This work hardly had any interesting or charismatic musical moments, and I’m not sure who to blame more, the musician or her producers. It was obvious throughout the album that Dua Lipa does not yet have the ability to write strong melodies. When left alone they were too segmented and flat, and when paired with more layering they moved so expectedly as if programmed by algorithms. Along with that, there were hardly any chord progressions that offered any personality or excitement, mostly being lame drudges of obvious pop-style movement. Now, Dua Lipa showed a couple of sparks in creative thought and ingenuity, like in a few choruses where her range was stretched and energy came from something other than an added instrumental layer, but those were always met with dull motion and boringness within the same song. Was this a lack of passion or lack of support from those around her? My gut says it’s more the latter. It’s as if she was told that she’d only get two songs to do whatever she wanted and show her true passion on this album, while the rest needed to be constricted to certain forms and techniques in order to be sellable. As a result, only the songs “Be The One” and “Homesick” gave off any genuine emotion. Going forward, Dua Lipa either needs much more passion and understanding of melody, or she needs to get away from her current people and become her own musician. While I’m not convinced this is her true voice, I can’t deny that this was a rather woeful pop album.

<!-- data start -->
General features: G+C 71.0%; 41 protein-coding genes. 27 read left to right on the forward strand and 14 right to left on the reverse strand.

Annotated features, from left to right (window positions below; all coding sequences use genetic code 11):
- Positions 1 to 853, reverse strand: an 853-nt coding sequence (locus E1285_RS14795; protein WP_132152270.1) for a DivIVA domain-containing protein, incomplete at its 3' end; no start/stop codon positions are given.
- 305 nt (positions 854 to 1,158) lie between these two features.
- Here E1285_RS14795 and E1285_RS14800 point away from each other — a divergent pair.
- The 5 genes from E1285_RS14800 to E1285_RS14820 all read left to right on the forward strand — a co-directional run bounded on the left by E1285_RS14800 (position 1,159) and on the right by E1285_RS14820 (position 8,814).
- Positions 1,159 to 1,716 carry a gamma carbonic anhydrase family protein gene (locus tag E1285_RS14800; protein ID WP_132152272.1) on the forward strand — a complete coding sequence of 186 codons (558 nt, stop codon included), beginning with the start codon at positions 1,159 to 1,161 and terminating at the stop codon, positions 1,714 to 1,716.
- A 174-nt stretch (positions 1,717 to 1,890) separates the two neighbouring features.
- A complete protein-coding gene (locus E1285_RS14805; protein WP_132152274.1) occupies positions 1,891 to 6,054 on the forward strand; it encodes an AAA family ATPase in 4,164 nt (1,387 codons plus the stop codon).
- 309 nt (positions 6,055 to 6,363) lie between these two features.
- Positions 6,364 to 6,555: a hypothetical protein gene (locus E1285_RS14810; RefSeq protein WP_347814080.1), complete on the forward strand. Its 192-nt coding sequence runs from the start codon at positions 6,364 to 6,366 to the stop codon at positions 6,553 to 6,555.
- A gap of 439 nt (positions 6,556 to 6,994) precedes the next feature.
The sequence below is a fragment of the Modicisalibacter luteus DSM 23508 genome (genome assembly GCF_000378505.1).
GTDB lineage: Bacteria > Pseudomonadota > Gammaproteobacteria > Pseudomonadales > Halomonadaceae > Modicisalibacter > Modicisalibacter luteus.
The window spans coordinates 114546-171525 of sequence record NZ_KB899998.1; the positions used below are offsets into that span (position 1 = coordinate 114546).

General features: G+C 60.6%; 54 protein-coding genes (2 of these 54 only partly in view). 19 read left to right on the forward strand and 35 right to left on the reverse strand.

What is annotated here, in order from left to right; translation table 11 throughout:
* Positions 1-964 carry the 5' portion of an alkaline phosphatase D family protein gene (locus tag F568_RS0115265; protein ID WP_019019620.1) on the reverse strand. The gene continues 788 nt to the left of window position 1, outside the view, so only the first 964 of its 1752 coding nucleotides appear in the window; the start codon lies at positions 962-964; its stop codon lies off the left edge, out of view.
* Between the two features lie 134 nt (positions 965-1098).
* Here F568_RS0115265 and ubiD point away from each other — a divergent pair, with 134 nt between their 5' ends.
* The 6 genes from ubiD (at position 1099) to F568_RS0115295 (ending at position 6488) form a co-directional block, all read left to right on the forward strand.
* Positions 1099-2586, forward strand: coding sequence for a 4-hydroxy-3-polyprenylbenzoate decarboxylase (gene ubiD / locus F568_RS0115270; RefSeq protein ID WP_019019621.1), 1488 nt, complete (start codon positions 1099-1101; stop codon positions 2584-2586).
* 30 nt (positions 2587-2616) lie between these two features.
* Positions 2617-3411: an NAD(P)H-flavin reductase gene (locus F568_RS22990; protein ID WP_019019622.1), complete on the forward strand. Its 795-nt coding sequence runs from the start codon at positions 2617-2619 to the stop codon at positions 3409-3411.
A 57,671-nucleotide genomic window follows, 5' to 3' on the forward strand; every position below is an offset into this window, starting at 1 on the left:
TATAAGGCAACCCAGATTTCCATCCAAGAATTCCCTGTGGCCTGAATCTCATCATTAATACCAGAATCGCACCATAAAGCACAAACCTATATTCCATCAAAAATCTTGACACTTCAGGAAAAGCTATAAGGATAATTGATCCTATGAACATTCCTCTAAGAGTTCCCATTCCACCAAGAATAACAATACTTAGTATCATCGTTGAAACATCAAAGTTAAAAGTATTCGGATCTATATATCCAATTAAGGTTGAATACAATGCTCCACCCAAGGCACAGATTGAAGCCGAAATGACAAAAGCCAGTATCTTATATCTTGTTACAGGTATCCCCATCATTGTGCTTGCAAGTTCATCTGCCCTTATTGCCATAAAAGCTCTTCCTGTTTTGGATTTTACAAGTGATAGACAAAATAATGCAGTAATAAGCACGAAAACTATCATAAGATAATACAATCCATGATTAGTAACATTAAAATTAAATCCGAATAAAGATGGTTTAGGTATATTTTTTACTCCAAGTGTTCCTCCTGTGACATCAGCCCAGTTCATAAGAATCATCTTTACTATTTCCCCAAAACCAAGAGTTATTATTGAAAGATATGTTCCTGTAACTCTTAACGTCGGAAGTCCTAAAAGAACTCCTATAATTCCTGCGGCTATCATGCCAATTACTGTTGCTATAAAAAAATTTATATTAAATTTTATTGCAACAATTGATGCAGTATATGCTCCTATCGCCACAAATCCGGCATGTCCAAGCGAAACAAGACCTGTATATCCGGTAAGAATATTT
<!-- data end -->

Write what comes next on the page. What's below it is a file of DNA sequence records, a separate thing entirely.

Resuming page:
Final Score: 83/180
Crack-Up – Fleet Foxes